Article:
Russia arrested 11 people in connection with the attack on Saturday, the FSB security service said.

“All the perpetrators, organisers and those who ordered this crime will be justly and inevitably punished,” Putin said.

The FSB said earlier that the assailants had “contacts” in Ukraine, without providing further details.

Kyiv, facing a Russian military offensive for the past two years, had “nothing to do” with the attack, presidential aide Mykhailo Podolyak said in a statement.

Poland’s Prime Minister Donald Tusk said Saturday he hoped “this terrible tragedy will not become a pretext for anyone to escalate violence and aggression.”

At least 133 killed

A woman mourns at a makeshift memorial in front of the Crocus City Hall, a day after a gun attack in Krasnogorsk, outside Moscow, on March 23, 2024. (Photo by Olga MALTSEVA / AFP)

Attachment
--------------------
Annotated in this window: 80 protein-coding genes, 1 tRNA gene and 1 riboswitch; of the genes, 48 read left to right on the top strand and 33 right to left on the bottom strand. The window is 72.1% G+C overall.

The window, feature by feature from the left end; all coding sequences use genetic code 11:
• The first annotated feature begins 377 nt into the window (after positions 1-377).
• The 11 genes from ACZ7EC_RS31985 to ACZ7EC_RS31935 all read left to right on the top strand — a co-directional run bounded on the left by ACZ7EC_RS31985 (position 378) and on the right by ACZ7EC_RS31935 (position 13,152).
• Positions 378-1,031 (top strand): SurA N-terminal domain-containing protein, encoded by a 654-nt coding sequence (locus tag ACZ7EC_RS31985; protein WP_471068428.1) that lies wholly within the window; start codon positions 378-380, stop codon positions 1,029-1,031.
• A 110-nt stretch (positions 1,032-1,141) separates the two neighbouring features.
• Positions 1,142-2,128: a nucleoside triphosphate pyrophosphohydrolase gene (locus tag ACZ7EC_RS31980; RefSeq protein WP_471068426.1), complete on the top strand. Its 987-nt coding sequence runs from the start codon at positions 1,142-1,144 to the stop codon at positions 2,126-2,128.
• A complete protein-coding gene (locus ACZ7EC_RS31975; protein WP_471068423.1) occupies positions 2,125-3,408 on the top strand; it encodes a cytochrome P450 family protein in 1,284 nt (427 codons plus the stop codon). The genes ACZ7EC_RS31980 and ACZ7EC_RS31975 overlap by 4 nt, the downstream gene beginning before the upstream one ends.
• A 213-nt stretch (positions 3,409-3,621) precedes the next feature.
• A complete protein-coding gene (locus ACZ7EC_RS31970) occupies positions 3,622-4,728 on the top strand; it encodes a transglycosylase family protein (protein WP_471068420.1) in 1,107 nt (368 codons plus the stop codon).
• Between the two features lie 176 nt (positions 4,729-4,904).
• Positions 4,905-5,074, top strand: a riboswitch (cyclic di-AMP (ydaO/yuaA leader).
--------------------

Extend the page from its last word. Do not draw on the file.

Russia’s Investigative Committee, which probes major crimes, said rescue workers were still pulling bodies from the burnt-out building on Saturday.

“The emergency services have found more bodies while clearing the debris,” it said in a statement on Telegram.

“The number of people killed in the terrorist attack has risen to 133. Search operations continue.”

The governor of the Moscow region said rescuers would continue to scour the site for “several days.”

Some 107 people were still in hospital, many in a critical condition, Deputy Prime Minister Tatyana Golikova said.

IS had first claimed responsibility for the attack on Friday night, repeating its claim again on Saturday.

Some witnesses filmed the gunmen from the upper floors as they walked through the stalls shooting people, footage shared on social media showed.

Then “the terrorists used a flammable liquid to set fire to the concert hall’s premises, where spectators were located, including wounded,” the Investigative Committee said.

Investigators said people died both from gunshot wounds and smoke inhalation after a fire engulfed the 6,000-seater venue.

Flames quickly spread through the venue on Friday, with screaming concert-goers rushing to emergency exits.